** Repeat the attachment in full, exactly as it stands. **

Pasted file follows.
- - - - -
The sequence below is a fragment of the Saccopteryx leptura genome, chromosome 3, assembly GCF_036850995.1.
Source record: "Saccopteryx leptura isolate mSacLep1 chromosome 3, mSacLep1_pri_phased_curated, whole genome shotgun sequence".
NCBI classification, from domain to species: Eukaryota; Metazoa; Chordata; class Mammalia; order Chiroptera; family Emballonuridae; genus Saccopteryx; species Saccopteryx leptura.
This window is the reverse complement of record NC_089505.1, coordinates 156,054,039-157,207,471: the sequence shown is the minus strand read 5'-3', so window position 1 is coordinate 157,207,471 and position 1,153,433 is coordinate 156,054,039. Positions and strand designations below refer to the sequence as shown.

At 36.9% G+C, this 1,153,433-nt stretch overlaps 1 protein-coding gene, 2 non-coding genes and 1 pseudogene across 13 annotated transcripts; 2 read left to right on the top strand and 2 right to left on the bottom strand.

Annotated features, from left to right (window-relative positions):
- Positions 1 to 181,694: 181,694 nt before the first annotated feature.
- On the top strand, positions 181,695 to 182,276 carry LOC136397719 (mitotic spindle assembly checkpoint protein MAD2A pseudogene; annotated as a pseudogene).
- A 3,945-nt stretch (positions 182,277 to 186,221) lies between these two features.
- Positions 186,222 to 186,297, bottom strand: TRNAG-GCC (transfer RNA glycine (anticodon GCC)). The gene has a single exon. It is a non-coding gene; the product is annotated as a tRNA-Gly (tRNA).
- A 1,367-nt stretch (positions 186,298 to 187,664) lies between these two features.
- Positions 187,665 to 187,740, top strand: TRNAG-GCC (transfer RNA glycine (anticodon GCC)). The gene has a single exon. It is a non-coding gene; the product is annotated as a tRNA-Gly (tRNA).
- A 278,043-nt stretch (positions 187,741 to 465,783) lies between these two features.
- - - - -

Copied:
The sequence below is a fragment of the Saccopteryx leptura genome, chromosome 3, assembly GCF_036850995.1.
Source record: "Saccopteryx leptura isolate mSacLep1 chromosome 3, mSacLep1_pri_phased_curated, whole genome shotgun sequence".
NCBI classification, from domain to species: Eukaryota; Metazoa; Chordata; class Mammalia; order Chiroptera; family Emballonuridae; genus Saccopteryx; species Saccopteryx leptura.
This window is the reverse complement of record NC_089505.1, coordinates 156,054,039-157,207,471: the sequence shown is the minus strand read 5'-3', so window position 1 is coordinate 157,207,471 and position 1,153,433 is coordinate 156,054,039. Positions and strand designations below refer to the sequence as shown.

At 36.9% G+C, this 1,153,433-nt stretch overlaps 1 protein-coding gene, 2 non-coding genes and 1 pseudogene across 13 annotated transcripts; 2 read left to right on the top strand and 2 right to left on the bottom strand.

Annotated features, from left to right (window-relative positions):
- Positions 1 to 181,694: 181,694 nt before the first annotated feature.
- On the top strand, positions 181,695 to 182,276 carry LOC136397719 (mitotic spindle assembly checkpoint protein MAD2A pseudogene; annotated as a pseudogene).
- A 3,945-nt stretch (positions 182,277 to 186,221) lies between these two features.
- Positions 186,222 to 186,297, bottom strand: TRNAG-GCC (transfer RNA glycine (anticodon GCC)). The gene has a single exon. It is a non-coding gene; the product is annotated as a tRNA-Gly (tRNA).
- A 1,367-nt stretch (positions 186,298 to 187,664) lies between these two features.
- Positions 187,665 to 187,740, top strand: TRNAG-GCC (transfer RNA glycine (anticodon GCC)). The gene has a single exon. It is a non-coding gene; the product is annotated as a tRNA-Gly (tRNA).
- A 278,043-nt stretch (positions 187,741 to 465,783) lies between these two features.